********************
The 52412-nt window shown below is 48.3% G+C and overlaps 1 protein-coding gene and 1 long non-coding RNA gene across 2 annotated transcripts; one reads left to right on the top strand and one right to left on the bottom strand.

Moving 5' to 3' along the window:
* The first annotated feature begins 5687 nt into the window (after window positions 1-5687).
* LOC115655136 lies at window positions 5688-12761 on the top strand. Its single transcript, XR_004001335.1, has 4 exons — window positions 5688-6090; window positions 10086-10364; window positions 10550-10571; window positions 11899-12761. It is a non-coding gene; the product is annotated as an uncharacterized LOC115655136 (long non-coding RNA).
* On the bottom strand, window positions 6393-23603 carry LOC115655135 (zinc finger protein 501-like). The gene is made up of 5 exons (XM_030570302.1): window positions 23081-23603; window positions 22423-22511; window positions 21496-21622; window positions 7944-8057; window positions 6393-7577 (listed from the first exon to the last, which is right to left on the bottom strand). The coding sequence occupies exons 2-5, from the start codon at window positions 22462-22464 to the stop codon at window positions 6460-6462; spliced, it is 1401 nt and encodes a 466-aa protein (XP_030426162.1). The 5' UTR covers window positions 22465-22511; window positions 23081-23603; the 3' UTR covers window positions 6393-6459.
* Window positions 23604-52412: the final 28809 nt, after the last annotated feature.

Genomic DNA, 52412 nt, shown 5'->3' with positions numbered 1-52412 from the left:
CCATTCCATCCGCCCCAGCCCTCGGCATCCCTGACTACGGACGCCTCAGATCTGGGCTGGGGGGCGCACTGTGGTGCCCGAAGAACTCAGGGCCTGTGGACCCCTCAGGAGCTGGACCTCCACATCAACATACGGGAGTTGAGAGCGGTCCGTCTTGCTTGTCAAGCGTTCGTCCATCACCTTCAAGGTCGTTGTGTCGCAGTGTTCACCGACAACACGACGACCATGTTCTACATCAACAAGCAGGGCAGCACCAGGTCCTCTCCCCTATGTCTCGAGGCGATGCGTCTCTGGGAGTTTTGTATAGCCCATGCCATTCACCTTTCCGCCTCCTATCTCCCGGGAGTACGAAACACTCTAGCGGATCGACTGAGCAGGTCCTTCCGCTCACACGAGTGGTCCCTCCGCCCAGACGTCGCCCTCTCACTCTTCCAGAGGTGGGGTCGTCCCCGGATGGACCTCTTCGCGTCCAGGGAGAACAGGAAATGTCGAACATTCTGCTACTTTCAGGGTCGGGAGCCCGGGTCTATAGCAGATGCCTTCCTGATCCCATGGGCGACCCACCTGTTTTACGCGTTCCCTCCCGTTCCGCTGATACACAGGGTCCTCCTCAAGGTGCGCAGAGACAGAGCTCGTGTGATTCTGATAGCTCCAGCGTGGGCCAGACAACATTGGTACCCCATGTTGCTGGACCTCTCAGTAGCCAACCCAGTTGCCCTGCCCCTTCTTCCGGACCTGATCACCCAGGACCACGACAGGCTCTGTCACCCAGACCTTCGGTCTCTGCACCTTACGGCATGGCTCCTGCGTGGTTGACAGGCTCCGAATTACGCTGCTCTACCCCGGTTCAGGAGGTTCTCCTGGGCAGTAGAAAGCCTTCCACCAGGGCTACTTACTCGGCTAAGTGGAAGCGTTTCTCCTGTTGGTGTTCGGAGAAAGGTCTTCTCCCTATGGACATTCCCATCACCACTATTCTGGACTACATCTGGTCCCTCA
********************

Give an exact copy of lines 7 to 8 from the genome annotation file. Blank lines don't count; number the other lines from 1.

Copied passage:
Genomic DNA, 52412 nt, shown 5'->3' with positions numbered 1-52412 from the left:
CCATTCCATCCGCCCCAGCCCTCGGCATCCCTGACTACGGACGCCTCAGATCTGGGCTGGGGGGCGCACTGTGGTGCCCGAAGAACTCAGGGCCTGTGGACCCCTCAGGAGCTGGACCTCCACATCAACATACGGGAGTTGAGAGCGGTCCGTCTTGCTTGTCAAGCGTTCGTCCATCACCTTCAAGGTCGTTGTGTCGCAGTGTTCACCGACAACACGACGACCATGTTCTACATCAACAAGCAGGGCAGCACCAGGTCCTCTCCCCTATGTCTCGAGGCGATGCGTCTCTGGGAGTTTTGTATAGCCCATGCCATTCACCTTTCCGCCTCCTATCTCCCGGGAGTACGAAACACTCTAGCGGATCGACTGAGCAGGTCCTTCCGCTCACACGAGTGGTCCCTCCGCCCAGACGTCGCCCTCTCACTCTTCCAGAGGTGGGGTCGTCCCCGGATGGACCTCTTCGCGTCCAGGGAGAACAGGAAATGTCGAACATTCTGCTACTTTCAGGGTCGGGAGCCCGGGTCTATAGCAGATGCCTTCCTGATCCCATGGGCGACCCACCTGTTTTACGCGTTCCCTCCCGTTCCGCTGATACACAGGGTCCTCCTCAAGGTGCGCAGAGACAGAGCTCGTGTGATTCTGATAGCTCCAGCGTGGGCCAGACAACATTGGTACCCCATGTTGCTGGACCTCTCAGTAGCCAACCCAGTTGCCCTGCCCCTTCTTCCGGACCTGATCACCCAGGACCACGACAGGCTCTGTCACCCAGACCTTCGGTCTCTGCACCTTACGGCATGGCTCCTGCGTGGTTGACAGGCTCCGAATTACGCTGCTCTACCCCGGTTCAGGAGGTTCTCCTGGGCAGTAGAAAGCCTTCCACCAGGGCTACTTACTCGGCTAAGTGGAAGCGTTTCTCCTGTTGGTGTTCGGAGAAAGGTCTTCTCCCTATGGACATTCCCATCACCACTATTCTGGACTACATCTGGTCCCTCA